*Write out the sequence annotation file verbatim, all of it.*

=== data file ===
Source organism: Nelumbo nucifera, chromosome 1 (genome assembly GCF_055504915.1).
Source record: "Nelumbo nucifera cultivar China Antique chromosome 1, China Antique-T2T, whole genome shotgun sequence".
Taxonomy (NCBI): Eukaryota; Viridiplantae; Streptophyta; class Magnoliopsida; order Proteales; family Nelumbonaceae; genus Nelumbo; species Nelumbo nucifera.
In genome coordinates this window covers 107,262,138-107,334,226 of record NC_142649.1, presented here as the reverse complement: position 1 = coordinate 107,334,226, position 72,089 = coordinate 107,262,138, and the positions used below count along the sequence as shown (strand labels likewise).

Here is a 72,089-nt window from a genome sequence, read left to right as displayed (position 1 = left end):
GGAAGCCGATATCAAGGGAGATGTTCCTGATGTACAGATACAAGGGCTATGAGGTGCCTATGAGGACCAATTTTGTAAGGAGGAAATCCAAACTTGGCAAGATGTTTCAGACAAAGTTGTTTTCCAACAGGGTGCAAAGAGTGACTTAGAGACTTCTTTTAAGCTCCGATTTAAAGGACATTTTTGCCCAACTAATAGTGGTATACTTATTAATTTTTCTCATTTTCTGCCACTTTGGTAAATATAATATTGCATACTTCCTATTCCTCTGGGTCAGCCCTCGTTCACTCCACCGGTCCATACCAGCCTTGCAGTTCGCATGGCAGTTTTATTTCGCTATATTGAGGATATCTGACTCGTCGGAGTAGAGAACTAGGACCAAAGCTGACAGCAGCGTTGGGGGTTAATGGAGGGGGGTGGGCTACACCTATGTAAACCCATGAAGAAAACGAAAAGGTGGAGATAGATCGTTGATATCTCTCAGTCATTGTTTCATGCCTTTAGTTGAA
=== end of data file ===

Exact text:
Source organism: Nelumbo nucifera, chromosome 1 (genome assembly GCF_055504915.1).
Source record: "Nelumbo nucifera cultivar China Antique chromosome 1, China Antique-T2T, whole genome shotgun sequence".
Taxonomy (NCBI): Eukaryota; Viridiplantae; Streptophyta; class Magnoliopsida; order Proteales; family Nelumbonaceae; genus Nelumbo; species Nelumbo nucifera.
In genome coordinates this window covers 107,262,138-107,334,226 of record NC_142649.1, presented here as the reverse complement: position 1 = coordinate 107,334,226, position 72,089 = coordinate 107,262,138, and the positions used below count along the sequence as shown (strand labels likewise).

Here is a 72,089-nt window from a genome sequence, read left to right as displayed (position 1 = left end):
GGAAGCCGATATCAAGGGAGATGTTCCTGATGTACAGATACAAGGGCTATGAGGTGCCTATGAGGACCAATTTTGTAAGGAGGAAATCCAAACTTGGCAAGATGTTTCAGACAAAGTTGTTTTCCAACAGGGTGCAAAGAGTGACTTAGAGACTTCTTTTAAGCTCCGATTTAAAGGACATTTTTGCCCAACTAATAGTGGTATACTTATTAATTTTTCTCATTTTCTGCCACTTTGGTAAATATAATATTGCATACTTCCTATTCCTCTGGGTCAGCCCTCGTTCACTCCACCGGTCCATACCAGCCTTGCAGTTCGCATGGCAGTTTTATTTCGCTATATTGAGGATATCTGACTCGTCGGAGTAGAGAACTAGGACCAAAGCTGACAGCAGCGTTGGGGGTTAATGGAGGGGGGTGGGCTACACCTATGTAAACCCATGAAGAAAACGAAAAGGTGGAGATAGATCGTTGATATCTCTCAGTCATTGTTTCATGCCTTTAGTTGAA